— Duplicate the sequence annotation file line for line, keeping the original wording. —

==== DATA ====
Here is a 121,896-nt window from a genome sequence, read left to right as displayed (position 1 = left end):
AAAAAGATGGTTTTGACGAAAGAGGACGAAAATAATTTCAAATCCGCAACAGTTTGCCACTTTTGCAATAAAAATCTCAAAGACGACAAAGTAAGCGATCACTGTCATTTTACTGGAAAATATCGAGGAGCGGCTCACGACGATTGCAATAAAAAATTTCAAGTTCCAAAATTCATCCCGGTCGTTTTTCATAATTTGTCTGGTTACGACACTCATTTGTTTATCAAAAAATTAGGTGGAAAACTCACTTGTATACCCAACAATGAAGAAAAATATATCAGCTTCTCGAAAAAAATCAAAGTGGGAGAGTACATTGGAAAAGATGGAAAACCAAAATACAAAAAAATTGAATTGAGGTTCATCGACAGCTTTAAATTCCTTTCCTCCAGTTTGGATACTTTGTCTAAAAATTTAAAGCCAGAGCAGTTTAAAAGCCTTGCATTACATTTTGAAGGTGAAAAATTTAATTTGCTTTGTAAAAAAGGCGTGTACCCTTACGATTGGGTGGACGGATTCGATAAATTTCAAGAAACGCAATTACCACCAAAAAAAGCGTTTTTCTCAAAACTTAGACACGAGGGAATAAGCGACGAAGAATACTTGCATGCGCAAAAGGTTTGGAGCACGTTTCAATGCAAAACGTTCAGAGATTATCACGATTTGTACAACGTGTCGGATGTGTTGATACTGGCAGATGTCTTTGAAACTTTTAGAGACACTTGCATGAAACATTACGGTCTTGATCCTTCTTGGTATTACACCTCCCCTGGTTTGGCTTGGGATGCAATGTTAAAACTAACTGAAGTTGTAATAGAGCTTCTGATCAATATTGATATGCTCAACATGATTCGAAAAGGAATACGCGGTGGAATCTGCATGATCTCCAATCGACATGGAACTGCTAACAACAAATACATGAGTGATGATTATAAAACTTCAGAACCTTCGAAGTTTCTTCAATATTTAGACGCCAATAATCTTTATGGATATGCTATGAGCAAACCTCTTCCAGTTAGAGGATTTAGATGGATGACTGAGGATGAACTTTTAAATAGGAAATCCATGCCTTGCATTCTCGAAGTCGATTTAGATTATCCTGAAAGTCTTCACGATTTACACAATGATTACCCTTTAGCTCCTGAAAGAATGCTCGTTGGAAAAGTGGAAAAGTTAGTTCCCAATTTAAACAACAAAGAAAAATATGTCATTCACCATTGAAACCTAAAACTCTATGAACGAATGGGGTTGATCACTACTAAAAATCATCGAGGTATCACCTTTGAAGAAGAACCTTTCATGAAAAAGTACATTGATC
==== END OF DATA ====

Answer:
Here is a 121,896-nt window from a genome sequence, read left to right as displayed (position 1 = left end):
AAAAAGATGGTTTTGACGAAAGAGGACGAAAATAATTTCAAATCCGCAACAGTTTGCCACTTTTGCAATAAAAATCTCAAAGACGACAAAGTAAGCGATCACTGTCATTTTACTGGAAAATATCGAGGAGCGGCTCACGACGATTGCAATAAAAAATTTCAAGTTCCAAAATTCATCCCGGTCGTTTTTCATAATTTGTCTGGTTACGACACTCATTTGTTTATCAAAAAATTAGGTGGAAAACTCACTTGTATACCCAACAATGAAGAAAAATATATCAGCTTCTCGAAAAAAATCAAAGTGGGAGAGTACATTGGAAAAGATGGAAAACCAAAATACAAAAAAATTGAATTGAGGTTCATCGACAGCTTTAAATTCCTTTCCTCCAGTTTGGATACTTTGTCTAAAAATTTAAAGCCAGAGCAGTTTAAAAGCCTTGCATTACATTTTGAAGGTGAAAAATTTAATTTGCTTTGTAAAAAAGGCGTGTACCCTTACGATTGGGTGGACGGATTCGATAAATTTCAAGAAACGCAATTACCACCAAAAAAAGCGTTTTTCTCAAAACTTAGACACGAGGGAATAAGCGACGAAGAATACTTGCATGCGCAAAAGGTTTGGAGCACGTTTCAATGCAAAACGTTCAGAGATTATCACGATTTGTACAACGTGTCGGATGTGTTGATACTGGCAGATGTCTTTGAAACTTTTAGAGACACTTGCATGAAACATTACGGTCTTGATCCTTCTTGGTATTACACCTCCCCTGGTTTGGCTTGGGATGCAATGTTAAAACTAACTGAAGTTGTAATAGAGCTTCTGATCAATATTGATATGCTCAACATGATTCGAAAAGGAATACGCGGTGGAATCTGCATGATCTCCAATCGACATGGAACTGCTAACAACAAATACATGAGTGATGATTATAAAACTTCAGAACCTTCGAAGTTTCTTCAATATTTAGACGCCAATAATCTTTATGGATATGCTATGAGCAAACCTCTTCCAGTTAGAGGATTTAGATGGATGACTGAGGATGAACTTTTAAATAGGAAATCCATGCCTTGCATTCTCGAAGTCGATTTAGATTATCCTGAAAGTCTTCACGATTTACACAATGATTACCCTTTAGCTCCTGAAAGAATGCTCGTTGGAAAAGTGGAAAAGTTAGTTCCCAATTTAAACAACAAAGAAAAATATGTCATTCACCATTGAAACCTAAAACTCTATGAACGAATGGGGTTGATCACTACTAAAAATCATCGAGGTATCACCTTTGAAGAAGAACCTTTCATGAAAAAGTACATTGATC